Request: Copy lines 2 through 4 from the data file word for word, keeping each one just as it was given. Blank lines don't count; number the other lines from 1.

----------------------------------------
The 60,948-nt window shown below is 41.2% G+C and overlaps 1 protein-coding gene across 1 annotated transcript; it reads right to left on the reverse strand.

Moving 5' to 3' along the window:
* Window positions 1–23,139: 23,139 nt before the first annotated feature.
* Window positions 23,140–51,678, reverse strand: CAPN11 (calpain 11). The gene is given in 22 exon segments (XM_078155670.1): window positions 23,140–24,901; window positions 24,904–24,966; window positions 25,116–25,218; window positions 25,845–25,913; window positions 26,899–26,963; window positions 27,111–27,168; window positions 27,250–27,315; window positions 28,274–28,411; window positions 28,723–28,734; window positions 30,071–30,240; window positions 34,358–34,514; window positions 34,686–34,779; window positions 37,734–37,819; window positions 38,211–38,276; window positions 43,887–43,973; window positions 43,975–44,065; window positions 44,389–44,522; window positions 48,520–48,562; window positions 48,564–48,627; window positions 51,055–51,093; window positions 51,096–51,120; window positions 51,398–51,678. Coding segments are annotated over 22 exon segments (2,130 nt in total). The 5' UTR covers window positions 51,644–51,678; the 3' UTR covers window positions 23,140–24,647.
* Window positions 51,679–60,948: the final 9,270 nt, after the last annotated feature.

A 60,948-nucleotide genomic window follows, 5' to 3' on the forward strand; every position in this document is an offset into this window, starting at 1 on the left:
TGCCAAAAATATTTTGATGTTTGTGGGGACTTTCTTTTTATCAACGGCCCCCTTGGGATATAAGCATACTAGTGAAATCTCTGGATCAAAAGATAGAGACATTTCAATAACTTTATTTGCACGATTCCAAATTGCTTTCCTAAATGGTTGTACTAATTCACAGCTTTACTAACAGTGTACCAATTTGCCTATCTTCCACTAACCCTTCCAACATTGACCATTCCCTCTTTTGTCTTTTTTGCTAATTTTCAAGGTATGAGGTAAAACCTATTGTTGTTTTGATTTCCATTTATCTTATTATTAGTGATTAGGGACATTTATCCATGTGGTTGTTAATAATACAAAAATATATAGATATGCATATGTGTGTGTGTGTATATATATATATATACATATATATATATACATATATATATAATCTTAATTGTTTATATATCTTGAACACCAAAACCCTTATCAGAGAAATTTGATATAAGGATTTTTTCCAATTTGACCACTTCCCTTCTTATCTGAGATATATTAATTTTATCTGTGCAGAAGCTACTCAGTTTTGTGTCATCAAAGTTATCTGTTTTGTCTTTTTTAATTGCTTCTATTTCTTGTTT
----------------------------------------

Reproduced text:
Moving 5' to 3' along the window:
* Window positions 1–23,139: 23,139 nt before the first annotated feature.
* Window positions 23,140–51,678, reverse strand: CAPN11 (calpain 11). The gene is given in 22 exon segments (XM_078155670.1): window positions 23,140–24,901; window positions 24,904–24,966; window positions 25,116–25,218; window positions 25,845–25,913; window positions 26,899–26,963; window positions 27,111–27,168; window positions 27,250–27,315; window positions 28,274–28,411; window positions 28,723–28,734; window positions 30,071–30,240; window positions 34,358–34,514; window positions 34,686–34,779; window positions 37,734–37,819; window positions 38,211–38,276; window positions 43,887–43,973; window positions 43,975–44,065; window positions 44,389–44,522; window positions 48,520–48,562; window positions 48,564–48,627; window positions 51,055–51,093; window positions 51,096–51,120; window positions 51,398–51,678. Coding segments are annotated over 22 exon segments (2,130 nt in total). The 5' UTR covers window positions 51,644–51,678; the 3' UTR covers window positions 23,140–24,647.